Breakfast in the backcountry is my favourite.  I bring one of those pretty bright yellow egg containers in. I have one for 6 and one for 12 eggs. Eggs do not perish for several days from what I’ve learned and I have had them for many days in the backcountry unrefrigerated and without issue.  I bring in a bit of butter for the toast and to grease the pan.

Breakfast one on Sunday was over easy eggs, with toast and bacon. The bacon was cooked at home which makes it basically non perishable, the toast was made like grilled cheese is done, butter in the frying pan and then brown the bread in the pan. My friend Steph did an amazing job with this! Best toast I’ve ever had camping! Then we heated up the bacon and a perfect breakfast was born!


Breakfast two on Monday was scrambled egg wraps.I bring in a bit of cheddar cheese in cheesecloth ( can be found at walmart, bulk barn or most grocery stores). I scrambled  the eggs in the pan, added some grated cheddar, a bit of salsa I’d brought in a  small tupperware container and some salt and pepper. Put it in a wrap and you are ready to go!  I also like to do this breakfast without the wrap, having an english muffin on the side, browned like the toast and with some butter and strawberry jam on it.  Either way, it’s a great way to start the day!


Other snacks and goodies consist of nuts, trail mix, (always awesome- great to make your own too!) pepperoni sticks, granola bars, cookies, and bars of chocolate, again, if it’s not too hot, or they will melt and become very messy.

As weight was not an issue this trip we brought a bit of alcohol. I packed a small water bottle with coconut rum and then brought mio liquid to flavour the water with berry pomegranate goodness.  As we make our own water using a filter in the backcountry and I now have the awesome 10L Katadyn filter, water was plentiful and delicious! Love this item fyi! Thanks guys!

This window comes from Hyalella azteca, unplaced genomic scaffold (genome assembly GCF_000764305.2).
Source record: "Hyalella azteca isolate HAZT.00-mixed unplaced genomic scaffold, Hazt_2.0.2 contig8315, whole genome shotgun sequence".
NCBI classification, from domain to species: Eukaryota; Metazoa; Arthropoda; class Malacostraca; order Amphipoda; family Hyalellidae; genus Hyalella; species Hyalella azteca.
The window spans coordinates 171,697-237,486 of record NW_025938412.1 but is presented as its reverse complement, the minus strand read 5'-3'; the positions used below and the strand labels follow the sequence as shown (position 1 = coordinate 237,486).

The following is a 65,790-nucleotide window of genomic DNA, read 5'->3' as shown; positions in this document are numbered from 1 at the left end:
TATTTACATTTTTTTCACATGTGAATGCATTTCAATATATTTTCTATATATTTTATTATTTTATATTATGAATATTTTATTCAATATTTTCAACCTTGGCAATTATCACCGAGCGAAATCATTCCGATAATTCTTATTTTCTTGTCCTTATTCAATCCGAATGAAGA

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We also brought a tiny water bottle with a bit of baileys in it that goes nice with packets of coffee or hot chocolate. Lovely for sipping on while watching the sunrise or to warm up after a cool evening.  I go to food basics or a grocery store that carries the Chubby pop, I think they are like $0.50 and are super little bottles and they are perfect for this type of use. I just pour out the pop and use it for a few shots of alcohol and when you are done they squish up flat and are light and you pack them back out easily.

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Well, I think that’s about all I can offer on meals in the backcountry from this trip! Just a note that you are not the only one that loves yummy food in the backcountry. Please always make sure to hang your food properly in a bear barrel or other animal proof container and be very careful not to drop bits of food while eating or cooking.  All scraps, leftovers, crumbs, etc, should go back into the bear barrel to pack out with your garbage as feeding the animals, even chipmunks is NOT a good idea and never recommended.

bear barrel

I hope you enjoyed my post and if you have any questions at all, please do not hesitate to ask! I love hearing from everyone and discussing not only my posts, but hearing about your ideas and tricks for being in the backcountry as well!

Thanks for reading!

Camper Christina